two centuries of conspiracy theories – fr

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two centuries of conspiracy theories – fr


Paris (AFP)

Two hundred years after his death in exile, conspiracy theories continue to swirl about how Napoleon Bonaparte met his end on the windswept South Atlantic island of Saint Helena.

The official verdict, supported by an autopsy performed by his British captors, was that he died at 51 from stomach cancer on May 5, 1821.

But even then, many – not just in France – were skeptical, leading to many of the often colorful conspiracy theories.

– Poisoned? –

Strongest among French conspiracy theories is the belief that Napoleon was slowly poisoned either by the British or by his confidant, Count Charles de Montholon, supposedly in the pay of French royalists opposed to the Emperor’s return home. .

Scientific proof of this is a chemical analysis carried out in 2001 on a strand of hair cut from Napoleon’s corpse which contained enormous levels of arsenic.

The following year, the poison theory was challenged by the French publication Science et Vie, which took arsenic readings from 19 hairs taken from Napoleon in 1805, before his first defeat in 1814 and again in 1821.

All samples contained massive doses of arsenic, ranging from 15 to 100 parts per million (ppm), compared to a normal level of only 0.8 ppm arsenic. The maximum limit considered safe is three ppm.

The most plausible source for this was the hair restorer. The Bald Emperor probably used a product which by the early 19th century usually contained large amounts of arsenic.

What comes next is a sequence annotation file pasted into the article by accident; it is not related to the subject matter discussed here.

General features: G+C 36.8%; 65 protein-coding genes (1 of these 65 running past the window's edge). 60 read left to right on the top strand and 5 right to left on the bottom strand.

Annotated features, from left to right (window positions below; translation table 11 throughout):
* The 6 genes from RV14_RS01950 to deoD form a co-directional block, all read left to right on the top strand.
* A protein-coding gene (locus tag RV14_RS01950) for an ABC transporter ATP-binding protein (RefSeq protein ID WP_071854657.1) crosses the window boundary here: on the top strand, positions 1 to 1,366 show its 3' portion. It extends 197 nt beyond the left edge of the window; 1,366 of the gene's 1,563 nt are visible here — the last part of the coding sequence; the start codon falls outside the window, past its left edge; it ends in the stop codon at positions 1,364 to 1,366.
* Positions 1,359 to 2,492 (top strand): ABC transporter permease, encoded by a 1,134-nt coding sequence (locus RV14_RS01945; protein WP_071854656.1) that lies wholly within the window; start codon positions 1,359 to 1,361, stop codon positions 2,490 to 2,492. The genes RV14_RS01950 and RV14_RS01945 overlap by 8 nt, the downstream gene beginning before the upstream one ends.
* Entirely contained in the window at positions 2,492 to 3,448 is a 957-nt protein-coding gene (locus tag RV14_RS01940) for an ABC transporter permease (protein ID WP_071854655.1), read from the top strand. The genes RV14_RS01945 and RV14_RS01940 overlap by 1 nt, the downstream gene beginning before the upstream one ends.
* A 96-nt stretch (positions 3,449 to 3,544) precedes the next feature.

– His fatal enema –

Others blame the ill-treatment inflicted by overly enthusiastic doctors on his untimely demise.

According to medical examiner Steven Karch of the San Francisco Department of Forensic Pathologists in 2004, doctors gave Napoleon an enema every day to relieve his sick stomach and intestinal cramps.

This, combined with regular doses of a chemical called antimony potassium tartrate to induce vomiting, would have left him dangerously low on potassium.

This can lead to fatal heart disease in which blood flow to the brain is disrupted by flares of irregular heartbeats.

– The revealing pants –

In 2005, the US National Center for Biotechnology Information supported the stomach cancer theory based on a study of the Emperor’s pants.

Researchers at the University Hospital of Basel and the University of Zurich studied 12 different pairs of pants worn by Napoleon between 1800 and 1821 to determine his weight at death and to see how he had evolved over the last two decades of his life.

“Napoleon’s terminal weight loss of more than 10 kilos (22 pounds) suggests severe progressive chronic disease and is quite consistent with a diagnosis of gastric cancer,” the authors concluded.

– One last British farce? –

In 1840, Napoleon’s remains were brought back to Paris where they rest in a vast marble tomb under the golden dome of the Invalides military hospital.

But some people, led by lawyer Bruno Roy-Henry, believe the British traded the corpses as a farewell joke about their old nemesis so that the French would end up honoring a certain non-entity.

Some of the emperor’s most ardent supporters meanwhile claim that he escaped from St. Helena as he did during his first exile on the Mediterranean island of Elba. They believe he has started a new life in America.

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